Our Environment, Our Story.
Keep it Clean photo by Jennifer Weeks
The Environmental Justice Journalism Initiative seeks to create a more engaged and informed community around environmental inequities and to address them to build a more equitable future. We are working with students to help them produce high-quality investigative work and connect them with resources for careers in a variety of fields that touch on environmental justice.
Our Environment, Our Story.
Mission: Black communities and low-income areas have absorbed a disproportionate amount of the refuse and detritus associated with our industrialization and productivity, with few of the benefits. They have become repositories for sewage spills, toxic dumps, incinerators and power plants that emit dangerous chemicals into the air. As a result, Black communities in have among the highest asthma rates in the country, and a shorter life span than their fellow residents in more affluent ZIP codes. They receive fewer of the benefits – few cohesive bike lanes, waterfront parks, green spaces and green infrastructure to control stormwater. They have also lost their historic lands in many different ways – through erosion and climate change, eminent domain, ownership disputes, pollution, and questionable title takings.
Harbor photo Rona Kobell
These stories – and the corresponding pleas for a more equitable future – are often untold. The local media in many cities is a shadow of what it once was, and the reporters who remain are often focused on big environmental policy decisions.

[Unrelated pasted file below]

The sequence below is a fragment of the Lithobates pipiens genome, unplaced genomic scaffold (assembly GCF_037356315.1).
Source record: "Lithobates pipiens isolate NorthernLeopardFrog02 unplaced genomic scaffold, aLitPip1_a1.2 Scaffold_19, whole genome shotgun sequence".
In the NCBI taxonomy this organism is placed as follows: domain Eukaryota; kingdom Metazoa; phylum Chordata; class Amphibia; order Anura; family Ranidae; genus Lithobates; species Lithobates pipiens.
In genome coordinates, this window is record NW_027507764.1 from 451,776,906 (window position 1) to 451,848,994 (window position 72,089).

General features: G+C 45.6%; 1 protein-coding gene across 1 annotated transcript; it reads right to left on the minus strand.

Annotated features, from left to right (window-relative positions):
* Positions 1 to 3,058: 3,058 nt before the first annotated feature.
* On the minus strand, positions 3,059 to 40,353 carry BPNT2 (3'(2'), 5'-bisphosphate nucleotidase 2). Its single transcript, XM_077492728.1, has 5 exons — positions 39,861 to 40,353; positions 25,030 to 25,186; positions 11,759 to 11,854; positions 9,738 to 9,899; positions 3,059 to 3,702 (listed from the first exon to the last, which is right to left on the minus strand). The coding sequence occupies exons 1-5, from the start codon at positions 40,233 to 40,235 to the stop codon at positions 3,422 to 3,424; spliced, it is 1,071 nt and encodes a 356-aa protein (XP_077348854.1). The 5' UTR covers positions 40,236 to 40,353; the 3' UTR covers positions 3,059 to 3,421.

Over the years, we have heard the trope that Black people do not care about the environment and do not appreciate the outdoors. We know nothing could be further from the truth. In the history of the Chesapeake Bay, where we are based, Black Americans were among the most prolific fishermen, oystermen, farmers, and hunters. The pandemic has brought great diversity to our outdoor spaces, and has shown the value those close-to-home parks and preserves have for all of us. We believe communities have stories to tell about these spaces, and the threats to them.
Rowhouses near Druid Hill. Many homes in Baltimore have lead paint, which causes public health problems that disproportionately impact Black families. Photo: Rona Kobell
The Environmental Journalism Justice Initiative aims to teach high school students the skills that journalists need but that they could apply to a multitude of careers, including public-interest law, marine science, city planning, environmental activism, and of course also reporting and editing. The world needs more journalists, but it also needs professionals across disciplines with investigative stills and an ability to connect current problems in science and policy to past decisions. We seek to teach students we will work with on how to obtain information and construct a narrative, be it for video, audio, or a printed piece, We also seek to connect students with various opportunities for mentoring and career development so they can chart their own course.